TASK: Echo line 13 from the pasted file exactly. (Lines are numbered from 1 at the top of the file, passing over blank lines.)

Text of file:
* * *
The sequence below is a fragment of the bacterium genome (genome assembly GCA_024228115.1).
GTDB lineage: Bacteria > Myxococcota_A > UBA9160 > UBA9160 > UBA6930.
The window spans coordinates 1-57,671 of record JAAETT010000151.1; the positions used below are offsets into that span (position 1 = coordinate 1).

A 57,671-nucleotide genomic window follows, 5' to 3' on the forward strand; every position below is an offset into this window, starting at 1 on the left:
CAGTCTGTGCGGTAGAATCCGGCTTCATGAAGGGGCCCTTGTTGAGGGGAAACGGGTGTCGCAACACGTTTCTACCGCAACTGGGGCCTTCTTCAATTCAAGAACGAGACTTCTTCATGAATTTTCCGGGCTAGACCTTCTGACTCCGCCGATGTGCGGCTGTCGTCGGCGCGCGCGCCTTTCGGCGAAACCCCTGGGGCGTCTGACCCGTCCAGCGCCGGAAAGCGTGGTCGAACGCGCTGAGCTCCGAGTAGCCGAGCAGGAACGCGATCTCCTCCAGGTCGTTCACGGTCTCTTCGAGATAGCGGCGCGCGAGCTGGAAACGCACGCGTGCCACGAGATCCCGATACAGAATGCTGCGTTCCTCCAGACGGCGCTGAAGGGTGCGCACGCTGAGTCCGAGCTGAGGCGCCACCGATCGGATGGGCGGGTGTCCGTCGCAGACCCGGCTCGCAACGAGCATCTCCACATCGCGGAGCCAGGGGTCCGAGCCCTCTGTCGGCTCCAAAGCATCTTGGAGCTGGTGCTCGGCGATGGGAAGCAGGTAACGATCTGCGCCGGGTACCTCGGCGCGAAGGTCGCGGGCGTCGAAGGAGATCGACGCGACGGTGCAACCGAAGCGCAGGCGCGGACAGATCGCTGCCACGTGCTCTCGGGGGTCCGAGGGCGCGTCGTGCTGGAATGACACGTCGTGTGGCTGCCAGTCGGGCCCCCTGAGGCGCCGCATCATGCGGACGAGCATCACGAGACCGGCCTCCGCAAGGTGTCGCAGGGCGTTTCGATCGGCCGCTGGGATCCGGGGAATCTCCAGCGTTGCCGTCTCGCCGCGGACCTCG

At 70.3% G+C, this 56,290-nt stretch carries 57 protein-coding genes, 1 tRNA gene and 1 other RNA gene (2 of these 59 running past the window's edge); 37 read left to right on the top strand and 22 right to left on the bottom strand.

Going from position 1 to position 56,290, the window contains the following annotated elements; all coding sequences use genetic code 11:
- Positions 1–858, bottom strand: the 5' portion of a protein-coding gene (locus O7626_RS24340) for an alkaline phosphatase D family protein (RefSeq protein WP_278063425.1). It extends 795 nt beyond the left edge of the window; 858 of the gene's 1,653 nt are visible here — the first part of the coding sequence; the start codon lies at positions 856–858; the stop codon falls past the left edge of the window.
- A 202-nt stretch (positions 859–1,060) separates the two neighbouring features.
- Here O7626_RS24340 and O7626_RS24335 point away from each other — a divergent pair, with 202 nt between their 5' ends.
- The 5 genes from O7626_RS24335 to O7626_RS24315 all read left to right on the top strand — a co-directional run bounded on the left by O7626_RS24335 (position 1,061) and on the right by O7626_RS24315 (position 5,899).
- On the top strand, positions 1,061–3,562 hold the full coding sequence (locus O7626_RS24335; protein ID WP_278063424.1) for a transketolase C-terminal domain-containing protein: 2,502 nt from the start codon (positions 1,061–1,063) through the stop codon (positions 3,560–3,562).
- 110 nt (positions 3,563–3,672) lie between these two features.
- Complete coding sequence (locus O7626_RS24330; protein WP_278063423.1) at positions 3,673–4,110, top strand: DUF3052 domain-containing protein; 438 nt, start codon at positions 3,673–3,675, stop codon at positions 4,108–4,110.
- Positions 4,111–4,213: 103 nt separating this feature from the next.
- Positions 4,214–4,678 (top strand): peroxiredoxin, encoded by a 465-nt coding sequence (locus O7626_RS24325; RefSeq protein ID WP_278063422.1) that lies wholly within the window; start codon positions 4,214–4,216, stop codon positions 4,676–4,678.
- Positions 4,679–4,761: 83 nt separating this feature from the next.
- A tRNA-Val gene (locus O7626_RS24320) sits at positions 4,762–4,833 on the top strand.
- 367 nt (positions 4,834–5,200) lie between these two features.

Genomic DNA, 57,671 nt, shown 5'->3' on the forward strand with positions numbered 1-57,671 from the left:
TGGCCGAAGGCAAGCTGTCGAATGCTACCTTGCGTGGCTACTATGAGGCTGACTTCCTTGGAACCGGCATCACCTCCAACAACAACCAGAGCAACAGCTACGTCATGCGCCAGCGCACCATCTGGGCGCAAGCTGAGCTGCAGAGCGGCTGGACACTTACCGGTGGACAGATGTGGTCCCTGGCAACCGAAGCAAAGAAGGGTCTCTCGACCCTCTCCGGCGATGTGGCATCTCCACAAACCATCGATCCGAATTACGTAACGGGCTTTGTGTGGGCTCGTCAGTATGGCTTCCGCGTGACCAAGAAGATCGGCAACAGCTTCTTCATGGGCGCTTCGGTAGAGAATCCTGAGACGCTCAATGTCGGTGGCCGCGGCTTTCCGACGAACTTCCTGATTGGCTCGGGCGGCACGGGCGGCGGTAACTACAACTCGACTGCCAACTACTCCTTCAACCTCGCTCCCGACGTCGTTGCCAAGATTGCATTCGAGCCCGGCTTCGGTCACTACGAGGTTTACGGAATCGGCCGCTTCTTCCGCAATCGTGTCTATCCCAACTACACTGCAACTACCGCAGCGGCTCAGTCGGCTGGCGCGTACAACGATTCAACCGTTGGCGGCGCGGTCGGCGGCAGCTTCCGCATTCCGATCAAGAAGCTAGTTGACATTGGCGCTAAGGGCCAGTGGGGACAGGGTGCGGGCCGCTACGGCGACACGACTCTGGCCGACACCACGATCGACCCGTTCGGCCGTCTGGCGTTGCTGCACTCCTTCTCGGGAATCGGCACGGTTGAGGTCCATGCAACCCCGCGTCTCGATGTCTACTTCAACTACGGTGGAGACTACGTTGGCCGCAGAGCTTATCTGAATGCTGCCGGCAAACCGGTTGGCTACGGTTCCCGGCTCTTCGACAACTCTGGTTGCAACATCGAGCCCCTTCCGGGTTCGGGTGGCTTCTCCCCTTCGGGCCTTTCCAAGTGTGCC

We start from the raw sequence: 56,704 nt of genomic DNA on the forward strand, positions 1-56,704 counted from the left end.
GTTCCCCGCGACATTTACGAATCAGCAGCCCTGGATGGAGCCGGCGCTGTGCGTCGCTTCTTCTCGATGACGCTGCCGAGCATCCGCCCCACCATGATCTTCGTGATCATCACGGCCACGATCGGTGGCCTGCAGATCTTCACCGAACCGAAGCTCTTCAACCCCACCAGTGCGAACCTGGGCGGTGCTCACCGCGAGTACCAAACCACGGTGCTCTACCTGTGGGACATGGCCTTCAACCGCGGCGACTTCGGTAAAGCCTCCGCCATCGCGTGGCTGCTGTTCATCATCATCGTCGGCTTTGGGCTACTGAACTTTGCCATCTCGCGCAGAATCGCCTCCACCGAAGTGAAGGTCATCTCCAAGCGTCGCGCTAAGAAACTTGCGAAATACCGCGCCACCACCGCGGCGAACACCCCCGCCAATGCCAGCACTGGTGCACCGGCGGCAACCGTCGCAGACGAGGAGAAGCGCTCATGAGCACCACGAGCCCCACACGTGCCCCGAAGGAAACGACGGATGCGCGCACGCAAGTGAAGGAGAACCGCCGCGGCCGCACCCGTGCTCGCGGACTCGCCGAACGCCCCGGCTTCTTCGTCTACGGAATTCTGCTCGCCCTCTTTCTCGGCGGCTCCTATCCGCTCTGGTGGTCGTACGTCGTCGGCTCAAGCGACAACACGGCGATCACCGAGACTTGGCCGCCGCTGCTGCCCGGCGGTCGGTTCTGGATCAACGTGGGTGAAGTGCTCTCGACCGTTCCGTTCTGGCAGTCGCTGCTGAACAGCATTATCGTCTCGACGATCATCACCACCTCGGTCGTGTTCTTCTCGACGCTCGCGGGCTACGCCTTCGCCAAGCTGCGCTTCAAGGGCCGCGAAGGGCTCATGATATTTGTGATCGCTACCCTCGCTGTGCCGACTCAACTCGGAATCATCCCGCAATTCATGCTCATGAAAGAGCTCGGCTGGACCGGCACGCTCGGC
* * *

- 110 nt (positions 3,563–3,672) lie between these two features.